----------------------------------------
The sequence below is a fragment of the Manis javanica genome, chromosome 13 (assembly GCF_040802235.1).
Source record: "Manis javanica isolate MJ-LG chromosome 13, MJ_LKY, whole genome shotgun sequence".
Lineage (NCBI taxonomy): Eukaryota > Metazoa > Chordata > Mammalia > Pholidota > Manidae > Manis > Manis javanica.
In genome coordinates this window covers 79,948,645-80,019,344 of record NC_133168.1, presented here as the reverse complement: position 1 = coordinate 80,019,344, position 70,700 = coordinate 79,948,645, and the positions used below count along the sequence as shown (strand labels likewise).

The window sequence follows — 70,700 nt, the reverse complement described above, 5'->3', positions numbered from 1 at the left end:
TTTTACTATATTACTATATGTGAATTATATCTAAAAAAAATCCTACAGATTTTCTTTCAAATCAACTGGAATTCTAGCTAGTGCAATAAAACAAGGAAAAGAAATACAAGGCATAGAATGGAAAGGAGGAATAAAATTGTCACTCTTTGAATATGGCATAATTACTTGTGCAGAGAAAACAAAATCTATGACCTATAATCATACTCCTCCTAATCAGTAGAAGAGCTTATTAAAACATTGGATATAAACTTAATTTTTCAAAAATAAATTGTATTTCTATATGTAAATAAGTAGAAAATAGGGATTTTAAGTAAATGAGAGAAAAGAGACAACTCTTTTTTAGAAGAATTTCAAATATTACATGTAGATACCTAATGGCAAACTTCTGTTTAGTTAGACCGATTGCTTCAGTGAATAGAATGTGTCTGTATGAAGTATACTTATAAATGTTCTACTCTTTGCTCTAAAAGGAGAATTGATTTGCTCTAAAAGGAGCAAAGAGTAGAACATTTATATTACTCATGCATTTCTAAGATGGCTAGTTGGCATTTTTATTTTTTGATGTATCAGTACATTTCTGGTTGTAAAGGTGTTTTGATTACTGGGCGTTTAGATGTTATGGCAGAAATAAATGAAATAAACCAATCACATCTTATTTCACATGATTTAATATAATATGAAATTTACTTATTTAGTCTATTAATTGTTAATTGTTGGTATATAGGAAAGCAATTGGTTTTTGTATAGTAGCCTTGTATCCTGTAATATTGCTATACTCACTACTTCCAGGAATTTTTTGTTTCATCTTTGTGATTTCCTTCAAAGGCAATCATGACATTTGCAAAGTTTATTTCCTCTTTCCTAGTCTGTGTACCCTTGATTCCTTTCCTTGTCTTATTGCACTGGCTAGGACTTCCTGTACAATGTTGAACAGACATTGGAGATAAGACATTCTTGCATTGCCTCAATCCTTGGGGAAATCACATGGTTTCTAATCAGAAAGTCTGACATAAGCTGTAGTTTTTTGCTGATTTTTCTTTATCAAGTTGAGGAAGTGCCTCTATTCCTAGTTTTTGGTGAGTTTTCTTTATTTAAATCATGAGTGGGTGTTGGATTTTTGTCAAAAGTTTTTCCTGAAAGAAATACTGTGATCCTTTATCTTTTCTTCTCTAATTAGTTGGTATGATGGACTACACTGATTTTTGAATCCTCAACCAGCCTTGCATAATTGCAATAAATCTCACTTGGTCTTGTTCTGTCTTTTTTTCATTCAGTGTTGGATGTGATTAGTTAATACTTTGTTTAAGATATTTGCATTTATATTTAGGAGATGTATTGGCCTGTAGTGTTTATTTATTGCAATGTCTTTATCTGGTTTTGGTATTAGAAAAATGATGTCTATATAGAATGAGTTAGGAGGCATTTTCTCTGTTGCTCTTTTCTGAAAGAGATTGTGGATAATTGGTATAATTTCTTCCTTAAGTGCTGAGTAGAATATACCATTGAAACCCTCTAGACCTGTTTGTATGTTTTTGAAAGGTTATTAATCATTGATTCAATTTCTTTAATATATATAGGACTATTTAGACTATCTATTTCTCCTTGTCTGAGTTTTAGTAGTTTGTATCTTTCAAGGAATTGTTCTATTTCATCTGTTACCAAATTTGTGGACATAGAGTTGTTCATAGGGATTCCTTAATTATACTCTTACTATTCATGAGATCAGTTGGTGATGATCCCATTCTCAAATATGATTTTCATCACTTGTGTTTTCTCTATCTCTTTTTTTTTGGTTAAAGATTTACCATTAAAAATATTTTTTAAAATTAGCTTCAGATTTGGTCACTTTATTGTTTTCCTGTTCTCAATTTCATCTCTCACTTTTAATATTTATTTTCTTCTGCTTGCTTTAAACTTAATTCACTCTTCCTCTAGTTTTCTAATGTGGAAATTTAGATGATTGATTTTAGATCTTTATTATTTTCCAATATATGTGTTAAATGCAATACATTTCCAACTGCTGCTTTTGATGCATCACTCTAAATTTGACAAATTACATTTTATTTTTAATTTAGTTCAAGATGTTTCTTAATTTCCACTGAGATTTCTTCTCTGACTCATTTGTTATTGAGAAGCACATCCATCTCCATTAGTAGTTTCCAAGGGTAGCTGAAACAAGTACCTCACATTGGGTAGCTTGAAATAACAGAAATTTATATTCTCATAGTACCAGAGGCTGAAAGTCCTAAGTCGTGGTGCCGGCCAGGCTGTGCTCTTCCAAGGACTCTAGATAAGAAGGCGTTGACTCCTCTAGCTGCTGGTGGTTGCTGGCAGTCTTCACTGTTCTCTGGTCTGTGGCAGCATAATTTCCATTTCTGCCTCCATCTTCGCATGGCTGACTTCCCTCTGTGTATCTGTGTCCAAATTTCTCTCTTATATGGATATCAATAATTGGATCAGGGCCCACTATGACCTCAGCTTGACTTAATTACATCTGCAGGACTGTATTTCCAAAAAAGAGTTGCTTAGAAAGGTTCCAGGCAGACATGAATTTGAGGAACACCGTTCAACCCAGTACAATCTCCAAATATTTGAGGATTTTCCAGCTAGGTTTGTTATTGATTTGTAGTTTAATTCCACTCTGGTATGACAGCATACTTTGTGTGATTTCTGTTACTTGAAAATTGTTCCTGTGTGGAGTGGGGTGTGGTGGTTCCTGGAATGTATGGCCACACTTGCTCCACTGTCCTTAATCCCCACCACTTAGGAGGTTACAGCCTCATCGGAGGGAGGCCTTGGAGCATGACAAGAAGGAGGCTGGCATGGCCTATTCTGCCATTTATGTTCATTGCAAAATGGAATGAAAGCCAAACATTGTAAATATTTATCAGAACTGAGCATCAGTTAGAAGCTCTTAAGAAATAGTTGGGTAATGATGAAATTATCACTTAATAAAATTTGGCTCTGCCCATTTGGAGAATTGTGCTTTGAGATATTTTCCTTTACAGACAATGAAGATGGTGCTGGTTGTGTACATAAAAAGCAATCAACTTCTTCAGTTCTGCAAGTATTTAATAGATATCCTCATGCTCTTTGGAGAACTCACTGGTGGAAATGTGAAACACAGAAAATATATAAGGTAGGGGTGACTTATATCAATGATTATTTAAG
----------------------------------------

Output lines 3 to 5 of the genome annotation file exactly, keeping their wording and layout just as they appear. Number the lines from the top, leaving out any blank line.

Lineage (NCBI taxonomy): Eukaryota > Metazoa > Chordata > Mammalia > Pholidota > Manidae > Manis > Manis javanica.
In genome coordinates this window covers 79,948,645-80,019,344 of record NC_133168.1, presented here as the reverse complement: position 1 = coordinate 80,019,344, position 70,700 = coordinate 79,948,645, and the positions used below count along the sequence as shown (strand labels likewise).

The window sequence follows — 70,700 nt, the reverse complement described above, 5'->3', positions numbered from 1 at the left end: